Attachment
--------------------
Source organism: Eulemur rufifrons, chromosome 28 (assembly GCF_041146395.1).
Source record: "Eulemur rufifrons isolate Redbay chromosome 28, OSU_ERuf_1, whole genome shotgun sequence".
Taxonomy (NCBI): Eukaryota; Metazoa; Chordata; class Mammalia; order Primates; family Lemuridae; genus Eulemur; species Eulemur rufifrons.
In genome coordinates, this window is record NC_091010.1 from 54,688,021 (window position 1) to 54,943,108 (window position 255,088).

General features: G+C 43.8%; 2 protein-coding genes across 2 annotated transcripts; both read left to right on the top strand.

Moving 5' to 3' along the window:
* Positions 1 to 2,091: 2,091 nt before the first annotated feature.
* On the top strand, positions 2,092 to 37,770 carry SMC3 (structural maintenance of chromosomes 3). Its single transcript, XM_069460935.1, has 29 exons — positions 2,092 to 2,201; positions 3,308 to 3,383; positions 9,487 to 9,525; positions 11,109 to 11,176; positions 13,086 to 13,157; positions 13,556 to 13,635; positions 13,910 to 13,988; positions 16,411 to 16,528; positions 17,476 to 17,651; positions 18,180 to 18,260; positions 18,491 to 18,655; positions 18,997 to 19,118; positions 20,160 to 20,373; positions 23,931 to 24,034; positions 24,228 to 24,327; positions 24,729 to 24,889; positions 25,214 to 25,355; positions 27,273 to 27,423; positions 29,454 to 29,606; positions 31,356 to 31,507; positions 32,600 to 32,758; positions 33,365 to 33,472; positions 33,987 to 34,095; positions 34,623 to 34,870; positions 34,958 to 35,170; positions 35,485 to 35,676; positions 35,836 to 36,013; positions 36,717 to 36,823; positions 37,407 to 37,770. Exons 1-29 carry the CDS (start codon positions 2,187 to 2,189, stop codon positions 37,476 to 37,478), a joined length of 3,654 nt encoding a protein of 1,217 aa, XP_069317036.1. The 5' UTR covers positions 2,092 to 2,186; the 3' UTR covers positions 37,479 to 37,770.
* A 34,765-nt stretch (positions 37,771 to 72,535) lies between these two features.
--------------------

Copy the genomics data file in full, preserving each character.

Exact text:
Source organism: Eulemur rufifrons, chromosome 28 (assembly GCF_041146395.1).
Source record: "Eulemur rufifrons isolate Redbay chromosome 28, OSU_ERuf_1, whole genome shotgun sequence".
Taxonomy (NCBI): Eukaryota; Metazoa; Chordata; class Mammalia; order Primates; family Lemuridae; genus Eulemur; species Eulemur rufifrons.
In genome coordinates, this window is record NC_091010.1 from 54,688,021 (window position 1) to 54,943,108 (window position 255,088).

General features: G+C 43.8%; 2 protein-coding genes across 2 annotated transcripts; both read left to right on the top strand.

Moving 5' to 3' along the window:
* Positions 1 to 2,091: 2,091 nt before the first annotated feature.
* On the top strand, positions 2,092 to 37,770 carry SMC3 (structural maintenance of chromosomes 3). Its single transcript, XM_069460935.1, has 29 exons — positions 2,092 to 2,201; positions 3,308 to 3,383; positions 9,487 to 9,525; positions 11,109 to 11,176; positions 13,086 to 13,157; positions 13,556 to 13,635; positions 13,910 to 13,988; positions 16,411 to 16,528; positions 17,476 to 17,651; positions 18,180 to 18,260; positions 18,491 to 18,655; positions 18,997 to 19,118; positions 20,160 to 20,373; positions 23,931 to 24,034; positions 24,228 to 24,327; positions 24,729 to 24,889; positions 25,214 to 25,355; positions 27,273 to 27,423; positions 29,454 to 29,606; positions 31,356 to 31,507; positions 32,600 to 32,758; positions 33,365 to 33,472; positions 33,987 to 34,095; positions 34,623 to 34,870; positions 34,958 to 35,170; positions 35,485 to 35,676; positions 35,836 to 36,013; positions 36,717 to 36,823; positions 37,407 to 37,770. Exons 1-29 carry the CDS (start codon positions 2,187 to 2,189, stop codon positions 37,476 to 37,478), a joined length of 3,654 nt encoding a protein of 1,217 aa, XP_069317036.1. The 5' UTR covers positions 2,092 to 2,186; the 3' UTR covers positions 37,479 to 37,770.
* A 34,765-nt stretch (positions 37,771 to 72,535) lies between these two features.